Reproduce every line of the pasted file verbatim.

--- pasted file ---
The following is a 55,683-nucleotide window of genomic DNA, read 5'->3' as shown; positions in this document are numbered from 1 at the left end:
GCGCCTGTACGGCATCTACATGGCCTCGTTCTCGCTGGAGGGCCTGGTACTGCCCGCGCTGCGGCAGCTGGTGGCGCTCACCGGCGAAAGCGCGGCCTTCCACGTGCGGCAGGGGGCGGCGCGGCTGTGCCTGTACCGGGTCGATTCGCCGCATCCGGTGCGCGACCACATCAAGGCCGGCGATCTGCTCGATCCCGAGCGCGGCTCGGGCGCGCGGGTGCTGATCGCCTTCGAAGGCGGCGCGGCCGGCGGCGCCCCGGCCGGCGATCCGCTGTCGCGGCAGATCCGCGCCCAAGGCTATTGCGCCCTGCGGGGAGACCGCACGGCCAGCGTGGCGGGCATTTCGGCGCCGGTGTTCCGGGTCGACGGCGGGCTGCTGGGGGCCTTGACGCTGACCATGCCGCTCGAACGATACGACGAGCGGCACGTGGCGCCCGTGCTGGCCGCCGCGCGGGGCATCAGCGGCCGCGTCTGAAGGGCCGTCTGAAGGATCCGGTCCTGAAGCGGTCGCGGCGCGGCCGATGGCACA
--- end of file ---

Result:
The following is a 55,683-nucleotide window of genomic DNA, read 5'->3' as shown; positions in this document are numbered from 1 at the left end:
GCGCCTGTACGGCATCTACATGGCCTCGTTCTCGCTGGAGGGCCTGGTACTGCCCGCGCTGCGGCAGCTGGTGGCGCTCACCGGCGAAAGCGCGGCCTTCCACGTGCGGCAGGGGGCGGCGCGGCTGTGCCTGTACCGGGTCGATTCGCCGCATCCGGTGCGCGACCACATCAAGGCCGGCGATCTGCTCGATCCCGAGCGCGGCTCGGGCGCGCGGGTGCTGATCGCCTTCGAAGGCGGCGCGGCCGGCGGCGCCCCGGCCGGCGATCCGCTGTCGCGGCAGATCCGCGCCCAAGGCTATTGCGCCCTGCGGGGAGACCGCACGGCCAGCGTGGCGGGCATTTCGGCGCCGGTGTTCCGGGTCGACGGCGGGCTGCTGGGGGCCTTGACGCTGACCATGCCGCTCGAACGATACGACGAGCGGCACGTGGCGCCCGTGCTGGCCGCCGCGCGGGGCATCAGCGGCCGCGTCTGAAGGGCCGTCTGAAGGATCCGGTCCTGAAGCGGTCGCGGCGCGGCCGATGGCACA